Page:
The arrest of Russian billionaire Vladimir Yevtushenkov feels like déjà vu.
Remember the arrest of another Russian billionaire, Mikhail Khodorkovsky, back in 2003? Well, come 11 years forward and similar circumstances and sentiments surround the arrest of Vladimir Yevtushenkov, chairman of Sistema, a telecoms and oil conglomerate. The Investigative Committee on Tuesday placed Yevtushenkov under house arrest pending the results of investigations of charges of money laundering leveled against him. According to RT.com, the billionaire is accused of acquiring shares in oil company Bashneft by criminal means.
Since the billionaire's arrest, The Guardian has reported that the business environment in Russia has been tense as fears of state intervention in private businesses have begun to surface. The fears have already become manifest in the stock market as shares on the Moscow Exchange have fallen. Most noticeably, Yevtushenkov's company, Sistema, has lost a third of its value on news of the arrest according to the BBC.
According to Al Jazeera, some businessmen and commentators cited a case of déjà vu, having drawn a parallel with a politically motivated attack against oil tycoon and billionaire Mikhail Khodorkovsky and the subsequent acquisition of his company by the state run oil company Rosneft.
The feelings of déjà vu seem to have been confirmed, as revelations from Vedomosti, a Russian business daily, indicate that Rosneft is interested in getting its hands on Bashneft in light of the onslaught of western sanctions it faces in relation to Russia's involvement in Ukraine.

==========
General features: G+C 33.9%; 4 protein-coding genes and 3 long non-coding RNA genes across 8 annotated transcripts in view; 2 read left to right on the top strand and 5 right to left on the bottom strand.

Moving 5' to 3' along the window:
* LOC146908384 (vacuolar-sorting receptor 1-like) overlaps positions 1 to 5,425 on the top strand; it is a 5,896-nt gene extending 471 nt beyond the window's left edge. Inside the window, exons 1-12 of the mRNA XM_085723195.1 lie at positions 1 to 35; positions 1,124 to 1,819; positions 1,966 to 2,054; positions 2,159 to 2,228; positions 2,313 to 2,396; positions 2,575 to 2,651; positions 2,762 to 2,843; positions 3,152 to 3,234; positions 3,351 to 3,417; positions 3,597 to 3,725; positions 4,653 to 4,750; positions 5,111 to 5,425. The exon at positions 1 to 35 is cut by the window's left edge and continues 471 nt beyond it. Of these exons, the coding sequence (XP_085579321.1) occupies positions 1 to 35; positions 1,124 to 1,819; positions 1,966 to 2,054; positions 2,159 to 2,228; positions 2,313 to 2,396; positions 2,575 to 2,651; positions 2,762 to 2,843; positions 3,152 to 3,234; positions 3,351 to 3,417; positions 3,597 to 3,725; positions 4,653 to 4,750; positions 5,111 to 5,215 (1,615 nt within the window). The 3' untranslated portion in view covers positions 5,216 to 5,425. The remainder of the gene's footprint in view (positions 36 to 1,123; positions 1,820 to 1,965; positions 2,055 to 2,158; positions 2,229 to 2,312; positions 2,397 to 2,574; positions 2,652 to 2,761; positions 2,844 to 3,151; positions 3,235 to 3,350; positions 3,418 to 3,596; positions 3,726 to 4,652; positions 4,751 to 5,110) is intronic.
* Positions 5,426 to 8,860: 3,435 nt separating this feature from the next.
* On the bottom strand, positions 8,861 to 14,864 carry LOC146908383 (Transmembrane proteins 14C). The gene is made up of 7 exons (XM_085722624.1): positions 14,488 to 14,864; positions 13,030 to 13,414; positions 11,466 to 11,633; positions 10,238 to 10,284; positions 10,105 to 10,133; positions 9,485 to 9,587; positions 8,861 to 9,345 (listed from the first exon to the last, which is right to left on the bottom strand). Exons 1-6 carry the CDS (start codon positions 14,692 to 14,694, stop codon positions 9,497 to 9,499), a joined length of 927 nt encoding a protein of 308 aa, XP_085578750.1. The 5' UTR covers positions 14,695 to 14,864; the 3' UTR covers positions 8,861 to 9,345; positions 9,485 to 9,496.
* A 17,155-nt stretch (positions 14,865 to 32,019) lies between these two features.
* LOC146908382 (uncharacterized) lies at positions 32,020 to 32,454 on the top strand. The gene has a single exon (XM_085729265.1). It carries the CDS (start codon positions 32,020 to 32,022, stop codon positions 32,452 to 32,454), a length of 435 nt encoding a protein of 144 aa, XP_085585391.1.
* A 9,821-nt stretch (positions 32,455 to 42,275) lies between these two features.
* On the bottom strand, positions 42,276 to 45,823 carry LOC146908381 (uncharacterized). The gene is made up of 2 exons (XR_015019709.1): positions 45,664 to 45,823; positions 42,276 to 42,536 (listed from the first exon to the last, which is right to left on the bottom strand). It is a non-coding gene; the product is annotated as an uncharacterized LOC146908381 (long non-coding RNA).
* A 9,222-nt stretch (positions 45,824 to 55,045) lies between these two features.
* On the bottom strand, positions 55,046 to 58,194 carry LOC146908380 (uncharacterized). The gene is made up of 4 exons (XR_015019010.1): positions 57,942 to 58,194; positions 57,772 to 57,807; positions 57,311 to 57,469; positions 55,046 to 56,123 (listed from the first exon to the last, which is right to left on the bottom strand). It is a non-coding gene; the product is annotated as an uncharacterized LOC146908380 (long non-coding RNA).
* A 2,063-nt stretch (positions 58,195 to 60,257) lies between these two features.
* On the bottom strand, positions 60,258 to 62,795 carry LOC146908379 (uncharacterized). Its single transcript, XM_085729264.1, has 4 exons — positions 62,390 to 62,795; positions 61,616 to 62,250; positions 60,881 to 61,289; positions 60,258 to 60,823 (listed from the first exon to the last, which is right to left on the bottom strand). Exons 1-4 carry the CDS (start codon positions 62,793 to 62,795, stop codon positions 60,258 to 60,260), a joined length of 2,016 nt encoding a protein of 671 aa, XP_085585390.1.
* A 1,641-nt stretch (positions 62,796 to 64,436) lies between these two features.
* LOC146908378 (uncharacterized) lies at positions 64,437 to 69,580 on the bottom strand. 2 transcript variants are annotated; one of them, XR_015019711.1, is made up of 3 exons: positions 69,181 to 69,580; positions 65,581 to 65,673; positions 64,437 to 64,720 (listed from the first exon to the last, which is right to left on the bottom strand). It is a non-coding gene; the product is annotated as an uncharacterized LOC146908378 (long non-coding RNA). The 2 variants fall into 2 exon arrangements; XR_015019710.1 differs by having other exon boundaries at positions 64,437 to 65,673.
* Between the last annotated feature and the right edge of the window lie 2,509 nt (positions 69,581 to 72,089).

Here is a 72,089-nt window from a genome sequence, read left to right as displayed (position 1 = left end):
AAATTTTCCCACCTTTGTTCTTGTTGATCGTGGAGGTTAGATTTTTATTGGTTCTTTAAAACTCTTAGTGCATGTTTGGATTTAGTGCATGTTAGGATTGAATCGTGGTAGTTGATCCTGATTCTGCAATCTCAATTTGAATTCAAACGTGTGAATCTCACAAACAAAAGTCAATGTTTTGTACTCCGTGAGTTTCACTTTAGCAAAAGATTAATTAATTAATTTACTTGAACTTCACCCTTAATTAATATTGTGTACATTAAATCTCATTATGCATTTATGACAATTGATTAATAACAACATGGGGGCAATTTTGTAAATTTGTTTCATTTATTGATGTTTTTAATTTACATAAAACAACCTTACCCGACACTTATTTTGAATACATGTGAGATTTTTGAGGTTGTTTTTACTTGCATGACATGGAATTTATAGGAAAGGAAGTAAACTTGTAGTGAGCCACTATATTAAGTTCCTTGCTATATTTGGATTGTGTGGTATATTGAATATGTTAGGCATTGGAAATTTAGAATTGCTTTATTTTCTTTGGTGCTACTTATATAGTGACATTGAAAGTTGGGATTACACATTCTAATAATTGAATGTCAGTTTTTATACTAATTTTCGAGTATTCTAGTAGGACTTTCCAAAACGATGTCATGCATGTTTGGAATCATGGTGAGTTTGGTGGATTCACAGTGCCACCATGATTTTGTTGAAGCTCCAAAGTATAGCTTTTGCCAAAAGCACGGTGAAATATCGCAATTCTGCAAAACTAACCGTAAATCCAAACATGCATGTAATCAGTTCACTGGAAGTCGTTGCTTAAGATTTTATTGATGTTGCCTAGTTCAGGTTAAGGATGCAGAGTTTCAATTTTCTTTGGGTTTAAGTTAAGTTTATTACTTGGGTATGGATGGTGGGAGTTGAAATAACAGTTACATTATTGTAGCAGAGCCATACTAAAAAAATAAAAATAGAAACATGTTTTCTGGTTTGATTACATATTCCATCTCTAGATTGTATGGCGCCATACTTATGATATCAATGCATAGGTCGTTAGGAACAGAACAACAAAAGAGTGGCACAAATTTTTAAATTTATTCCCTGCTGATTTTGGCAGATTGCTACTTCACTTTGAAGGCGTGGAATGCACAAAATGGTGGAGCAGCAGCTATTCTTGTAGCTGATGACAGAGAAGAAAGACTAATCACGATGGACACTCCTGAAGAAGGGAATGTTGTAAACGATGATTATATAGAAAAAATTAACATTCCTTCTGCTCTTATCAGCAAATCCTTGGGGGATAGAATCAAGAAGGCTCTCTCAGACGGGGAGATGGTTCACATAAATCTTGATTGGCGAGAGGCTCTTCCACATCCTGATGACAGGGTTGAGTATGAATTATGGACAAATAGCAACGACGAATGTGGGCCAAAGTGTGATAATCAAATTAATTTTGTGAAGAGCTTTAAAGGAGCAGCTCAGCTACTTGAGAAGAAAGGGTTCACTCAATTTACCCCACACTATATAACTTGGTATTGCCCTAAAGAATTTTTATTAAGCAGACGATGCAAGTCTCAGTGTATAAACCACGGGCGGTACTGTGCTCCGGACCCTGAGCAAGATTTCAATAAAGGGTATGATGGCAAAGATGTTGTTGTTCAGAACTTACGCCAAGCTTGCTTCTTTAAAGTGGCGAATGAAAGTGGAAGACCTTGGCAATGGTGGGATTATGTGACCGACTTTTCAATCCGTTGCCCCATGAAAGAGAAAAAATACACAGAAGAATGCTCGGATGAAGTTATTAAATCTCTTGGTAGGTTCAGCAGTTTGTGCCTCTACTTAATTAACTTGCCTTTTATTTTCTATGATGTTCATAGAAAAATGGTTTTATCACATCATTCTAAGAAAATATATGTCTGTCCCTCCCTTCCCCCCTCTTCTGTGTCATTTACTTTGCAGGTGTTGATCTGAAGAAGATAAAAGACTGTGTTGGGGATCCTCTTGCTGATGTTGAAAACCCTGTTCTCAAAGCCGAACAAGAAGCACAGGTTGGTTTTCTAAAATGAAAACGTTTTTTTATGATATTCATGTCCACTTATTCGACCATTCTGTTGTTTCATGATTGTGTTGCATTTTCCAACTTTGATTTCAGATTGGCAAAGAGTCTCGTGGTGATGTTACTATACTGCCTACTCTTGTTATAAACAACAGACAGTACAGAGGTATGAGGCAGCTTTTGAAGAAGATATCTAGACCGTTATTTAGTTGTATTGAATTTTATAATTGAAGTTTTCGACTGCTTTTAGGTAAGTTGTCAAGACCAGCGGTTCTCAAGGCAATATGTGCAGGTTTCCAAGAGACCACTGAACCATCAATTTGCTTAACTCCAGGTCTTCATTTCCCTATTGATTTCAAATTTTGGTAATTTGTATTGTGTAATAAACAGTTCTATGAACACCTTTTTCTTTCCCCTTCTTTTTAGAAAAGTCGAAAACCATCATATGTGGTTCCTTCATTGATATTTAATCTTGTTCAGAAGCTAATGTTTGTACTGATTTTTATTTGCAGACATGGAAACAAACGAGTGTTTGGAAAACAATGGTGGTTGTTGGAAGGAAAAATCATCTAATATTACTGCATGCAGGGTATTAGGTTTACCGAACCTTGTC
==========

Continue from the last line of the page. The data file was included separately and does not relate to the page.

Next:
Alexander Shokhin, head of the Union of Industrialists and Entrepreneurs, an influential big business lobby group in Russia to which Yevtushenkov also belongs, drew a direct line between the billionaire's arrest and the attack against Khodorkovsky. For him, the arrest of the Russian billionaire, is a real déjà vu experience.
He has been reported as saying, "It is certainly very similar to a 'Yukos Number 2'."
Al Jazeera gives an account of the Yukos case which really does have an air of similarity to the circumstances surrounding the billionaire's arrest.
"Yukos was once Russia's biggest oil company but was broken up after Khodorkovsky's arrest in 2003, shortly after Putin warned Russia's growing class of oligarchs against meddling in politics. After being pushed into bankruptcy, Yukos was carved up and sold off in opaque auctions to state companies. Rosneft, which was then a small player, bought Yukos's best units in 2004, launching itself on the path to becoming the world's top listed oil firm by production."
As Yevtushenkov awaits his date in court, he will no doubt share the feelings of déjà vu being experienced by his colleagues.
[Image Credit: Al Jazeera]